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Wilson: Misinformation cannot be a partisan issue

Peter Wilson, Staff Columnist

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Social media is one of the most important aspects of today’s society. It brings people from all around the world together and keeps people connected in ways that would never have been thought of 100 years ago. However, it has also become one of the biggest detriments to national sovereignty, especially in the United States.

In our country, not nearly enough is being done to combat these challenges to national sovereignty.

As many will remember, shortly before and immediately after the U.S. presidential election of 2016, it came out that the U.S. government believed foreign actors had launched massive misinformation campaigns throughout the electoral process to influence its outcome. These foreign actors are now mostly considered to be Russian.

These attempts to misinform were launched on various social media platforms, specifically on Facebook, Twitter and Instagram. Often, the avenue for misinformation was the creation of fake accounts which posted a variety of propaganda. This propaganda was intended to push undecided voters toward a particular candidate and often had religious or nationalistic undertones. This type of campaign by actors outside of the U.S. is a clear violation of the United States’ sovereignty and should be treated as such.

Of course, President Vladimir Putin of Russia has publicly denied all allegations against his state. Presidents Donald Trump and Putin met in person earlier this year and supposedly spoke of the allegations. Again, Putin supposedly denied any misinformation, which satisfied Trump, who, at the time, had been trying to strengthen relations with Russia.

Up until this point, little progress has been made to combat future violations of sovereignty in this matter. Mark Zuckerberg, CEO of Facebook, testified before the Senate that his company would more closely monitor campaigns of this type and try to ban more propaganda profiles. Twitter has also made similar promises, and both platforms have banned many accounts.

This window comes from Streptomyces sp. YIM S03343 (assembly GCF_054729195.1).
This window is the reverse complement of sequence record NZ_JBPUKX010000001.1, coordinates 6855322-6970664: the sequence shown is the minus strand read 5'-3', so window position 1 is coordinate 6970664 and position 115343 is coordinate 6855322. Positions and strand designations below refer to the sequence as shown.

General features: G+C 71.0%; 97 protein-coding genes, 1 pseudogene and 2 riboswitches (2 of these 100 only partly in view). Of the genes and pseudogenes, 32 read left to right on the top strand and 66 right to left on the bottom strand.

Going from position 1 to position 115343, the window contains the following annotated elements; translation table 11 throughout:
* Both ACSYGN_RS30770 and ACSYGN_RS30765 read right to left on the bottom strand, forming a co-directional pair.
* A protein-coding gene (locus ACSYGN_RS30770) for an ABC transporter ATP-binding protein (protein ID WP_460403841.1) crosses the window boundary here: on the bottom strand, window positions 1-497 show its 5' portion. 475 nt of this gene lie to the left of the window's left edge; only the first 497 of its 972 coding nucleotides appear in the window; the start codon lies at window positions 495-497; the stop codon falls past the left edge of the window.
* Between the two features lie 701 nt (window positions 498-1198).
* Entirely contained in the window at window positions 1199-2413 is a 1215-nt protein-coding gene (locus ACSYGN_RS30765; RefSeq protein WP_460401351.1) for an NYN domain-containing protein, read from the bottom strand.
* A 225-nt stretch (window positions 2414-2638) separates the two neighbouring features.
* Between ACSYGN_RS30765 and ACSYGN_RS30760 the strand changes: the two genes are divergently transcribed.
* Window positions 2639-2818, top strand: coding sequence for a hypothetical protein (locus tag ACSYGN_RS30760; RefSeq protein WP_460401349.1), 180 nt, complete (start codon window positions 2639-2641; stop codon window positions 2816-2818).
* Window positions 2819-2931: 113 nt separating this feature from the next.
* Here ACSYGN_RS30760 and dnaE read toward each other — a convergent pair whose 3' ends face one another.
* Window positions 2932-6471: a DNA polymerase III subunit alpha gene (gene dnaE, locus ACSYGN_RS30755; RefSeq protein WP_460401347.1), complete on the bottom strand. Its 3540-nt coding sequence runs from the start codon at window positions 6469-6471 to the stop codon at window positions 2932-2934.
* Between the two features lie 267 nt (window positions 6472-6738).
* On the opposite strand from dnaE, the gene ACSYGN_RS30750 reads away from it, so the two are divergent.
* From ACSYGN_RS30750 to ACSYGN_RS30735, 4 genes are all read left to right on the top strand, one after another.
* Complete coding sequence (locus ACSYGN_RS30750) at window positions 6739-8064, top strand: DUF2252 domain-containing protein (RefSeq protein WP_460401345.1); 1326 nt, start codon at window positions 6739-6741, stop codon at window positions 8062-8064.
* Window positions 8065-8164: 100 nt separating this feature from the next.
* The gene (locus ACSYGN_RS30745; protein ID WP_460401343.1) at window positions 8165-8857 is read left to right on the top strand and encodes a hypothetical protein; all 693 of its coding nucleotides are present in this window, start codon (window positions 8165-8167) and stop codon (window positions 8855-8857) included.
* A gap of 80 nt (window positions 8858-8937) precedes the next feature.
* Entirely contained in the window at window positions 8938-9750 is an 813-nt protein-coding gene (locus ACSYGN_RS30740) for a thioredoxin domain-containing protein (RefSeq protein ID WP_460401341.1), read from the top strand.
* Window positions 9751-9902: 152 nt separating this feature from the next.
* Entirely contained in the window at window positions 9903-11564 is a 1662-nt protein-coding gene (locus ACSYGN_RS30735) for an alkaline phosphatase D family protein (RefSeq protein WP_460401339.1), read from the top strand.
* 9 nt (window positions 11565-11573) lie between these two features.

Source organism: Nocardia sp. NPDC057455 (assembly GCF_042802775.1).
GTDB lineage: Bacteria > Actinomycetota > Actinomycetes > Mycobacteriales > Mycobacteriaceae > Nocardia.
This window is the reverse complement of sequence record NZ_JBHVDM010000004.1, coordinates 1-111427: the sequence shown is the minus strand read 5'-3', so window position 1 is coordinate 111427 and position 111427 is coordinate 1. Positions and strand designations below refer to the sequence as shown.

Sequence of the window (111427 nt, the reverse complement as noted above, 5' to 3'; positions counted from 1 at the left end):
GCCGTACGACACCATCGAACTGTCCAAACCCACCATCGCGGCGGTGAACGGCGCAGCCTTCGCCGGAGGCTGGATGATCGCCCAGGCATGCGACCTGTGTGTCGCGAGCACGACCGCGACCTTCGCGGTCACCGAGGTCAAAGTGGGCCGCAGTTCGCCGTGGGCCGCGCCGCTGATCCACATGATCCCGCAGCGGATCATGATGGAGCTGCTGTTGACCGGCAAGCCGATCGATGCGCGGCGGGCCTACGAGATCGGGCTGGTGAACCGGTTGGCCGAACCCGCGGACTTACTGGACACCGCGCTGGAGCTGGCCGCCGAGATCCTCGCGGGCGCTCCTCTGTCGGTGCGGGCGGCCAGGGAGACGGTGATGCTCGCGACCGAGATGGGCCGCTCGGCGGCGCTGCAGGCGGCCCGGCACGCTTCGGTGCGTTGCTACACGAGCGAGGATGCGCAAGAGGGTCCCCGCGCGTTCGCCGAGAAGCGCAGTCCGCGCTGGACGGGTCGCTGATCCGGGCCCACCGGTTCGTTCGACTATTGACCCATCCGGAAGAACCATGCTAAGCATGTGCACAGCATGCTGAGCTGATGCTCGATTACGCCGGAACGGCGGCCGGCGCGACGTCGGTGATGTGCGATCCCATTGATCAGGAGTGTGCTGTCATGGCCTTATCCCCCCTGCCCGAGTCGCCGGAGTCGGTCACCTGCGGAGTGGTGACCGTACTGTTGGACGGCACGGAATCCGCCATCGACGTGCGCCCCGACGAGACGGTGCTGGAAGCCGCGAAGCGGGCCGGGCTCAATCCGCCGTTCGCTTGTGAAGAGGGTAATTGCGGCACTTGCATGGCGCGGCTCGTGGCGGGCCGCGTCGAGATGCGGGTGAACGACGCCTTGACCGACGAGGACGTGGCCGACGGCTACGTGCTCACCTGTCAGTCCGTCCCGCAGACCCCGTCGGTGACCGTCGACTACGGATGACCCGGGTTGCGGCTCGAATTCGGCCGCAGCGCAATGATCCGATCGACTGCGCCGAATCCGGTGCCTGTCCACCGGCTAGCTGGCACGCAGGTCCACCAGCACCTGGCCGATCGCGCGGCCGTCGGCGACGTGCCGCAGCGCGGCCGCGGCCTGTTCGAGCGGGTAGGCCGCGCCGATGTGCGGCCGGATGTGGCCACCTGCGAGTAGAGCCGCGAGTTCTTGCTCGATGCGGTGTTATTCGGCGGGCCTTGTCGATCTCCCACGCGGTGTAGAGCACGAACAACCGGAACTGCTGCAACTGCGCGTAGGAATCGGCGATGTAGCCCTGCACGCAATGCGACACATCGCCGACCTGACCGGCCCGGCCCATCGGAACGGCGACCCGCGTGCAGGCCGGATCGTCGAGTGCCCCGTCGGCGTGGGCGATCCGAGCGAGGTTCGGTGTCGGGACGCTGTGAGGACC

Another action taken by the U.S. government was to have Special Counsel Robert Mueller launch an investigation into interference of the 2016 presidential election. Up until this point, the Mueller investigation has been fruitful, but the focus of the investigation has generally shifted toward a focus on Trump’s campaign and its possible dealings with Russia. Several indictments—and guilty pleas—have come out of the investigation, but the investigation appears to be having little effect on deterring election interference in the future.

Just last week, the U.S. Justice Department and intelligence officials released statements warning U.S. citizens that many foreign actors have been attempting to interfere in next month’s midterm election. Some of these actors include Russia, China and Iran; all countries which don’t hold the U.S. in very high regard and would most likely benefit from internal American political conflict. These efforts appear to be even more intense than in 2016, according to the statements from last week.

The United States government has, thus far, done little to halt these campaigns for next month’s election and for elections in the future. Mueller’s investigation has been good, but it simply isn’t enough at this point, especially since so much distrust has been cast upon it by the president. Actual, substantive legislation dealing with stricter monitoring and banning of fake propaganda accounts is required to regulate these social media giants. The work they have done thus far is admirable, but legislation is required. The legislation would be a stronger push for these platforms to really try to halt the misinformation campaigns.

Furthermore, more must be done by the U.S. intelligence agencies and the Justice Department to discover more physical interference (such as hacking campaigns into election departments and tampering with ballots) and to combat them. Additionally, the public must be made more aware of these efforts, as public awareness alone would be effective in combating deception. This should not be a partisan issue as it currently stands; this should be an American issue, and we as Americans must do everything we can to combat it.

Misinformation campaigns and election interference are two of the most critical issues of today. Little substantive remedy has been enacted, and much more is required. The American people need to transcend partisanship in this instance and fight for a free America, safe from interference by its enemies.

Peter Wilson is a second-year biomedical engineering student on the biomaterials track. He works in the Gustafson Lab and can be found on Twitter at @wpieltseorn.

About the Writer
Peter Wilson, Staff Columnist

Peter Wilson is a second-year biomedical engineering student on the computing and bioinformatics track. He works in the Gustafson Lab and can be found...

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Wilson: Misinformation cannot be a partisan issue